U.S. propane gallon sales continue to fall; California retains top spot

February 20, 2014 By    

Total U.S. gallon sales of odorized propane as well as propane sold in the residential sector declined for the fifth straight year in 2012, according to the latest report from the American Petroleum Institute (API).icon_tanks_300

API’s report, titled “2012 Sales of Natural Gas Liquids and Liquefied Refinery Gases,” shows total retail propane gallon sales at 7.7 billion gallons, a near 13 percent drop from the previous year.

“2012 was very warm all year round – that had a real fundamental impact on sales,” says Mike Sloan, principal at ICF International. “That’s the primary reason why we see the very large drop in sales in the API survey.”

The overall decline started after 2007 when sales, measured across the residential, commercial, agricultural, internal combustion and industrial sectors of the industry, amounted to 10.3 billion gallons. Propane sales topped 12 billion gallons in 2000.

Sloan says he expects sales to rebound significantly in the 2013 report – an increase of about 950 million gallons compared to 2012, reflecting colder temperatures and high demand for crop drying.

In a state-by-state breakdown from the latest report, California led the way in sales for the fifth straight year with 489 million gallons, though its sales declined for the second straight year, this time by 15 percent.

North Carolina (406 million), Michigan (387 million), Illinois (356 million) and Texas (325 million) rounded out the top five in state propane sales. The only change in the top five from the previous year occurred at No. 5, where Texas moved up from No. 8 to replace Pennsylvania, which fell to No. 7 with 317 million gallons in sales.

The only states experiencing gallon growth from the previous year were Alaska, Georgia, New Hampshire and Vermont, as well as Washington, D.C. Arizona and Tennessee experienced the biggest decreases in gallon sales from the previous year, at 27 and 26 percent, respectively.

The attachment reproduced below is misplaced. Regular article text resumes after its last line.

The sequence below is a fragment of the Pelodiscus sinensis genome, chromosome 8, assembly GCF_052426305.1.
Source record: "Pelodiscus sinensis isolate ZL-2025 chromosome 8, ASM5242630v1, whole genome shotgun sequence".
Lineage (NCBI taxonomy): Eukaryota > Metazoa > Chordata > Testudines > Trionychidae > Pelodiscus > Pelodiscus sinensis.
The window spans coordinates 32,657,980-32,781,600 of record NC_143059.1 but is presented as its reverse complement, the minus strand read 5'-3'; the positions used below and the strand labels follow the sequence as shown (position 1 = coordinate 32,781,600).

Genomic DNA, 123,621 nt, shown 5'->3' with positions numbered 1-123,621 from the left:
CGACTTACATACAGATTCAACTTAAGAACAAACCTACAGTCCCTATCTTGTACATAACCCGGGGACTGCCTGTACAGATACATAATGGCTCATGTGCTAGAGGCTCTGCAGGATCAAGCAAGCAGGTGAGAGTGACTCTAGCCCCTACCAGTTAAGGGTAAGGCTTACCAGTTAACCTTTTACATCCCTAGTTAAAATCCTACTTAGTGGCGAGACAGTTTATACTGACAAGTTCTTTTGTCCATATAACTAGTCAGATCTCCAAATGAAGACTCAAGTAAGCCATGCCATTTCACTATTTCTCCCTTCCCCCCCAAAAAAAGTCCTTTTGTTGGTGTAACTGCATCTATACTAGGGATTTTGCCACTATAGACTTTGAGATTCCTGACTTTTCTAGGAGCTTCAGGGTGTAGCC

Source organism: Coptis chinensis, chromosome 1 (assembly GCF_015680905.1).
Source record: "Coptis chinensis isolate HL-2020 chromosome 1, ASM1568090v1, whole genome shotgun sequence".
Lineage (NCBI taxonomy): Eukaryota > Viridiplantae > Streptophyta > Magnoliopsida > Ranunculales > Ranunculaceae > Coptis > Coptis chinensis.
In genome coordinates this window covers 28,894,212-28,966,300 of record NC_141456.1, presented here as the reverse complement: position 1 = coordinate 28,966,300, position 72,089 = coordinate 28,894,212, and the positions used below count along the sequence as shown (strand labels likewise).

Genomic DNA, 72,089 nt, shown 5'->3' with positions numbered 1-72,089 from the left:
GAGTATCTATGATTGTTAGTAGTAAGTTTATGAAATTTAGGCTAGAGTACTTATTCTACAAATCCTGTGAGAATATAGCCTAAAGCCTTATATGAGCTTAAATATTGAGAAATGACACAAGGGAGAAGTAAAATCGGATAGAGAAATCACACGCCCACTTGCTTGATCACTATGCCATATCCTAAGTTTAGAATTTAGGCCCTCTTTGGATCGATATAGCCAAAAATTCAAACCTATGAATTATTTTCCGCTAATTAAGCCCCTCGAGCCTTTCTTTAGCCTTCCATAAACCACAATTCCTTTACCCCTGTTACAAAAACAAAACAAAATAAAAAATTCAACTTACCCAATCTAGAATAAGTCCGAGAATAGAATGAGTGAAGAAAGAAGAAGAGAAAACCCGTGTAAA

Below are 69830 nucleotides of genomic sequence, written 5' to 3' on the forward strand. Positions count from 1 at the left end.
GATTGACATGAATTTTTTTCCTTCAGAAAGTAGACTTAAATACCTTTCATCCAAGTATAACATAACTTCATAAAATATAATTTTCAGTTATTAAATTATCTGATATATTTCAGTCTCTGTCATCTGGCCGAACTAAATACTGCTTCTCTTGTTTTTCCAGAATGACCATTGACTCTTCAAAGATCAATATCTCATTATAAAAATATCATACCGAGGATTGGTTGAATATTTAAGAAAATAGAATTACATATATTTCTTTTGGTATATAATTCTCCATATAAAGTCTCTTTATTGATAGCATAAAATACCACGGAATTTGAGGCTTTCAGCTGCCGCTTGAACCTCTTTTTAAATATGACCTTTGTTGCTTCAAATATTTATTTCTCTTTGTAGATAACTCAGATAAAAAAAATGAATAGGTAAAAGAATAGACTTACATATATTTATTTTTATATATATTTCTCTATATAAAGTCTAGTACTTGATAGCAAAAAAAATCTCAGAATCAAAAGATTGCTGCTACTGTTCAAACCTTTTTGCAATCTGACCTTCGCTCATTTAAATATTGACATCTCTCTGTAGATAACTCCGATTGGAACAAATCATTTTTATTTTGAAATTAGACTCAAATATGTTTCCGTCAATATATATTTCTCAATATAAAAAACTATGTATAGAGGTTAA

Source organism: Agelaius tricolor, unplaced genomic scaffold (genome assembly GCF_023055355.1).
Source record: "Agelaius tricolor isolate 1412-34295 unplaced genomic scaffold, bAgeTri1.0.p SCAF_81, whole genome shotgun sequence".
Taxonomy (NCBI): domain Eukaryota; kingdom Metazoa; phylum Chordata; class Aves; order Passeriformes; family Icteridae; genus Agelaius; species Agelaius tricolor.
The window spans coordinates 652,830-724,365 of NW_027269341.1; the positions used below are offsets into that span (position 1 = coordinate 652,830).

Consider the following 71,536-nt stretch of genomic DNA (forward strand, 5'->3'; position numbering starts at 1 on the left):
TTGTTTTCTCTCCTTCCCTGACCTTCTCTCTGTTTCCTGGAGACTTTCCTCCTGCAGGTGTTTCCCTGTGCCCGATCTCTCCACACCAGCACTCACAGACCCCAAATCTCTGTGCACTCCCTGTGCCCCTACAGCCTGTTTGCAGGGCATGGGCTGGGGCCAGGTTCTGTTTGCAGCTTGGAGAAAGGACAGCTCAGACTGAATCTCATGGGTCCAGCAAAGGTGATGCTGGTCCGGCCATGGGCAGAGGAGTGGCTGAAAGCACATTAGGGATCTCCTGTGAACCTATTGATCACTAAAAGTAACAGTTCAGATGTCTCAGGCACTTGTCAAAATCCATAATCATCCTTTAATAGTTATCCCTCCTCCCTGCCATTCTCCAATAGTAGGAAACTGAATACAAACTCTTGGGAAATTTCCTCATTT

When examining the API numbers, Sloan cautions about drawing conclusions from year-to-year changes in state and end-use volumes because of possible inconsistencies in how companies report data. He suggests looking at results over several years.

In a breakdown by individual sectors, Michigan continued its dominance in the residential market by holding the top spot with 288 million gallons in sales, followed by California (214 million), Wisconsin (207 million), Illinois (194 million) and Minnesota (180 million).

The residential propane market has been hampered in recent years by the economy and a down housing market, competing energies and customer conservation – factors all contributing to the five straight years of declining propane sales. Residential propane sales in 2012 totaled 4.07 billion gallons, a 19 percent drop from the previous year. The recent decline started after 2007 when sales topped 6 billion gallons.

In the commercial sector, California led the way with about 94 million gallons in sales, followed by Florida (91 million), Texas (76 million), North Carolina (75 million) and Pennsylvania (70 million).

Iowa was the top state seller of propane to the agricultural sector with 120 million gallons, followed by North Carolina (97 million), Minnesota (70 million), California (52 million) and Illinois (50 million). The top five states in this sector made up 48 percent of total agricultural propane sales.

Sales to the internal combustion engine market, at 615 million gallons, increased nearly 25 percent from 2011, while the industrial sector declined 21 percent, totaling 508 million gallons.

Sales of natural gas liquids and liquefied refinery gases totaled about 44 billion gallons in 2012, a 2 percent increase from the previous year. Propane represented about 41 percent of those sales (though actually declining 0.7 percent from 2011), with ethane at 35 percent, butane about 16 percent and pentanes-plus 8 percent.

API sponsors the report in conjunction with the National Propane Gas Association, the Propane Education & Research Council and the Gas Processors Association.

Photo: American Petroleum Institute

About the Author:

Brian Richesson is the editor in chief of LP Gas Magazine. Contact him at brichesson@northcoastmedia.net or 216-706-3748.

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